Richard Trey Smagur



American tenor Richard Trey Smagur, winner of the Metropolitan Opera National Council Auditions in 2017, has been praised by Opera Today for his “attractive lyric tenor” and “vivid presence.”

In the 2021-2022 season, Mr. Smagur returns to sing Don Jose in Carmen at Houston Grand Opera as well as in his house debut at Opera San Jose. He also makes his Metropolitan Opera debut in their Holiday Presentation of The Magic Flute as First Armored Man. Mr. Smagur will return to the Met to cover Junger Diener in Strauss’ Elektra and perform with the Reno Philharmonic for their presentation of Beethoven’s 9th Symphony.

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“Smagur turned out to be something very special…then he started to sing, his voice at once tender and vulnerable before giving way to an amazing confidence and control that defied his age — 25 years — and sucked us into another place. He followed Fink’s lead and gave a compassionate performance that made you wonder: When will he win his Grammy, or make his Metropolitan Opera debut, and will we be lucky enough to see it and tell people around us, “I saw him when … “?”

Cathalena E. Burch

Arizona Daily Star

“Richard Smagur’s Flower Song, “La fleur que tu m’avais jetée,” with a beautifully balanced range throughout, received a healthy reaction from the audience with his legato phrasing and ending with a lingering diminuendo.”

Opera Wire

More Reviews

“Mr. Smagur has an attractive lyric tenor with a vivid presence.”

– Opera Today

“As the Viscount Gastone, Richard Trey Smagur led the way in terms of sheer conviviality and bonhomie, being quite literally the life of the party in voice and stage demeanor.”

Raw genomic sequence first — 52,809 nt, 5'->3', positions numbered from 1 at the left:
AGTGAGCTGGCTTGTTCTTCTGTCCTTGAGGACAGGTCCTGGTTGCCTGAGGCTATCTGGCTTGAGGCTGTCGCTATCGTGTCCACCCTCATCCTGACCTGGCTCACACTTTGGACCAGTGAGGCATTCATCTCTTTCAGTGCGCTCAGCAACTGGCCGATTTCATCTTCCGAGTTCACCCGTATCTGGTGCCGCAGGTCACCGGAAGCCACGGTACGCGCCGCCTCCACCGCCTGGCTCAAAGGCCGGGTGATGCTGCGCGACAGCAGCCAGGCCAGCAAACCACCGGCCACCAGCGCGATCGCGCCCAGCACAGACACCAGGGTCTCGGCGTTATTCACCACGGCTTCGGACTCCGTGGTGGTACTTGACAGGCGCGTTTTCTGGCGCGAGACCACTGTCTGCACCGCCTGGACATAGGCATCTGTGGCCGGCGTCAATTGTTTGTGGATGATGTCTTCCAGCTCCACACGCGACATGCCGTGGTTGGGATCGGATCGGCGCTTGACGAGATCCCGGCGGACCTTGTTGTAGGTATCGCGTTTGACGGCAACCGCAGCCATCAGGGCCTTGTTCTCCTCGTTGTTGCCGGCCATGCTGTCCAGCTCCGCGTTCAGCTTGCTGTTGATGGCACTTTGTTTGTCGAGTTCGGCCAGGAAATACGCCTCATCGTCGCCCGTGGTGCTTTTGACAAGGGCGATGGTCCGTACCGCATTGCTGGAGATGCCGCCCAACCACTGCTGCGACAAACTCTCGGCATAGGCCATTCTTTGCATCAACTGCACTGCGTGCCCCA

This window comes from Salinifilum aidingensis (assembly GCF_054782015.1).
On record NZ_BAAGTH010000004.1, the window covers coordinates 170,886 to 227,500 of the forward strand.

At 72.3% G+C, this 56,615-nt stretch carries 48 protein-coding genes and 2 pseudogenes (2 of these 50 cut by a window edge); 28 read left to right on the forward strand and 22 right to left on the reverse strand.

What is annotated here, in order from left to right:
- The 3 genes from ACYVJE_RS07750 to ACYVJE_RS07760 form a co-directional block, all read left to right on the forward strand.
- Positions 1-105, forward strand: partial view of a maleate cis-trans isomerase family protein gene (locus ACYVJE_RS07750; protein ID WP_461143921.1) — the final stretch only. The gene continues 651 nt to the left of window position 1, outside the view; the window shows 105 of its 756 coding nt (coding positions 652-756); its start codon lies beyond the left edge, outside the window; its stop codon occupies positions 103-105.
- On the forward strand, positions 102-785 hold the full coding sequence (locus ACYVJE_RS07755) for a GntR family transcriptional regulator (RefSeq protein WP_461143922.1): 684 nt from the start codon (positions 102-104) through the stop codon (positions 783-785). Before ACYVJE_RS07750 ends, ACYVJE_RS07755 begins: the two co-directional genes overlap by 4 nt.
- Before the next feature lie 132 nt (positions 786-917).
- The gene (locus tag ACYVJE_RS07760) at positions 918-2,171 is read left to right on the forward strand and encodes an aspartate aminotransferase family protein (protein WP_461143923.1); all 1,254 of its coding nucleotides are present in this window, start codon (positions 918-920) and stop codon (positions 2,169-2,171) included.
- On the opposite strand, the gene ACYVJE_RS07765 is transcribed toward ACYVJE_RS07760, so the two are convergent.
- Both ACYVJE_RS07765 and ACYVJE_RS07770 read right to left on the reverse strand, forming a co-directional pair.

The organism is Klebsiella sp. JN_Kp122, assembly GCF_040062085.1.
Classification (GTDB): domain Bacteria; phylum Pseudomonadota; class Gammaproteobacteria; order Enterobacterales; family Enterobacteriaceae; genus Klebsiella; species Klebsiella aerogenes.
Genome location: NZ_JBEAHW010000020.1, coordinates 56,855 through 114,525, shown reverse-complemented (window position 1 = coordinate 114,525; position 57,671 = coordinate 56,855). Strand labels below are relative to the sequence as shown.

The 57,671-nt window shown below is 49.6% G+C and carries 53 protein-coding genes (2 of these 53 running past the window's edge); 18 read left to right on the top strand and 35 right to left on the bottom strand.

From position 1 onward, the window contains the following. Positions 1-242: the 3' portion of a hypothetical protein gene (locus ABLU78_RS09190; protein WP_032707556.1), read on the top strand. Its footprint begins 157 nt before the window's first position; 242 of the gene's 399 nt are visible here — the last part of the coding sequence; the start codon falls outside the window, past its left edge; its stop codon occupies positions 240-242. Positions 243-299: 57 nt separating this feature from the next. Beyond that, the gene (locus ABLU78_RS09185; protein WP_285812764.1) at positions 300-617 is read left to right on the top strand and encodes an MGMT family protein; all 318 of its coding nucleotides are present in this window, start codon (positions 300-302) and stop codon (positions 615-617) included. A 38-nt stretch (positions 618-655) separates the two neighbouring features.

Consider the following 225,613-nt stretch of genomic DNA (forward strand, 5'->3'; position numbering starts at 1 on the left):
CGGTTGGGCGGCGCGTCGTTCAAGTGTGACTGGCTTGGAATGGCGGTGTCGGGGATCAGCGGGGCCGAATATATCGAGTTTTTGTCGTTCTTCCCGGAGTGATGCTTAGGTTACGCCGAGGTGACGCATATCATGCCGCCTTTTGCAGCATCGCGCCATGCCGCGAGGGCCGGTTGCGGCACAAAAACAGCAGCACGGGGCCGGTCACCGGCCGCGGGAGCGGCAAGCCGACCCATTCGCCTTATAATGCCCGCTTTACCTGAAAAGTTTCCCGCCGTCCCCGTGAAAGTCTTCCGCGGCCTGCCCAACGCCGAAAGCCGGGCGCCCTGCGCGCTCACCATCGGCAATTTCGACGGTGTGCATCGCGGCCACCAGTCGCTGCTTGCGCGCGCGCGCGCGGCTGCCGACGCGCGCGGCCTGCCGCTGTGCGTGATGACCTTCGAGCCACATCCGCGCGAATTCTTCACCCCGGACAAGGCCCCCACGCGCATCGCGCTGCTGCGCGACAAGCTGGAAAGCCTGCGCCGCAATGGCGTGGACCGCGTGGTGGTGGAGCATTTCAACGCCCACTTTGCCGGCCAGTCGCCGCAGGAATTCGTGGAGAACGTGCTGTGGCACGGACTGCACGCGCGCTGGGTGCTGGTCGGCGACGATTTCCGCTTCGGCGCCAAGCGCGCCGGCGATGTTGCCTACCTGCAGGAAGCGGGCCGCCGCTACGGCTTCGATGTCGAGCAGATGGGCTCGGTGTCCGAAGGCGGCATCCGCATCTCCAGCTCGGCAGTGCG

“As seen Saturday night, there was more than physical stature to put the title character in bold relief against his social background. Richard Smagur displayed a voice that soared and raged, a glowing tenor that remained firm yet revealing of Grimes’ anguish. His physical carriage made him appear to loom over his fellows even while steadily sinking under the weight of lifelong disappointment and alienation.”

– Jay Harvey Upstage

“The soaring vocal command that Trey Smagur brought to the role [B.F. Pinkerton] heightened the impression of an uncouth American motivated solely by adventure. Yet Smagur, a giant of a tenor in more than the vocal department, also betrayed Pinkerton’s susceptibility to Cio-Cio-San’s charms. The cultural clash represented by this liaison was expertly staged. The first-act love duet that includes some of the score’s most glorious music had striking moments of emphasizing the couple’s incompatibility. We weren’t invited to take this in as another one of those glittering hug-and-bellow numbers so abundant in romantic opera.”

– Jay Harvey Upstage